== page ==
Fannie includes a default task for creating MySQL database backups. For other database systems, you're on your own. This document is tailored towards MySQL in a Linux/UNIX environment. Making it work in Windows should be possible though.

Backup Basics

Nothing overly fancy is going on here. Backups are performed using mysqldump. The main advantage is utilizing fannie's configuration so there's one master file with database connection info that all tools and scripts rely on. If you rotate database passwords periodically, that means just one file to update.


Fannie's main install/config page exposes a few configuration options for database backups: Once the configuration is set, just enable and schedule the job nightly.db.backup.php via Fannie Dayend Polling => Scheduled Tasks.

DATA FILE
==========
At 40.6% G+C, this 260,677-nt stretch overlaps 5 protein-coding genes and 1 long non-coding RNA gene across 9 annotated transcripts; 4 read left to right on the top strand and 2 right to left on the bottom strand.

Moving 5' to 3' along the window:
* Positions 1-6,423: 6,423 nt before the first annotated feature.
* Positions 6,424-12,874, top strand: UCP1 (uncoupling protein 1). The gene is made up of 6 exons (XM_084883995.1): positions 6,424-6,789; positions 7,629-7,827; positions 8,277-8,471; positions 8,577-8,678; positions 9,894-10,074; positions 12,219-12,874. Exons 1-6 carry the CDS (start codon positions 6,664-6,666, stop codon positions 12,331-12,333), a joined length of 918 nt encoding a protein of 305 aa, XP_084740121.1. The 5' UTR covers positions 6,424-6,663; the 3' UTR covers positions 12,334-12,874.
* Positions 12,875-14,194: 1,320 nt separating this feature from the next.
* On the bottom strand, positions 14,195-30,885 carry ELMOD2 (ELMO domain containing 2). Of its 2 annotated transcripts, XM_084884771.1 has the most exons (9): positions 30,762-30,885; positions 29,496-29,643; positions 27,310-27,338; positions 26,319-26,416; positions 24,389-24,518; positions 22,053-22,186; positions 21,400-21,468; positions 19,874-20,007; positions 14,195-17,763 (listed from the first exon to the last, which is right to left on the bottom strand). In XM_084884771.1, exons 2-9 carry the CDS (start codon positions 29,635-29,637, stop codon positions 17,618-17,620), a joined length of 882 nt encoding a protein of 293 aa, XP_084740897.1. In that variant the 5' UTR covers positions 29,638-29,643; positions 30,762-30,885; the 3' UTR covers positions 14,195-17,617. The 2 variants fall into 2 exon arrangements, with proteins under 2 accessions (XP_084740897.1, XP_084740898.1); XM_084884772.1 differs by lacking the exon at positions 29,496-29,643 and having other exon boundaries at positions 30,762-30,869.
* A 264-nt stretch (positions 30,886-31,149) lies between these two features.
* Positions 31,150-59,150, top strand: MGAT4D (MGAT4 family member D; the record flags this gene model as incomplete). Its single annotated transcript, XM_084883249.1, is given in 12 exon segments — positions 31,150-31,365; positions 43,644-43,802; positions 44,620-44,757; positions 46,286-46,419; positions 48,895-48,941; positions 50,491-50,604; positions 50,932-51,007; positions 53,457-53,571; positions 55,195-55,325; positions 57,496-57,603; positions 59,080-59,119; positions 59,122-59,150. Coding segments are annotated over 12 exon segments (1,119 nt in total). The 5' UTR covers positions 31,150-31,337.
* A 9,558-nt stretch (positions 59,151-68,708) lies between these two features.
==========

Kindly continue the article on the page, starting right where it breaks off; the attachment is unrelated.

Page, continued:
Restoring a Backup

First, if you used compression, decompress the desired backup file. In most graphical environments, that's just double-clicking it. On the command line, try gzip -d <backup file>.

Next, load the backup file. If you're using any sort of GUI tool to manage your MySQL server, just find it's backup/restore option and restore from your backup file. The format's pretty universal, so any tool should handle it. Working on the command line, try mysql -u <mysql username> -p <mysql password> -h <mysql host IP> < <backup file>. Example for clarity: mysql -u root -p secret_passcode -h localhost < is4c_op20120101.sql.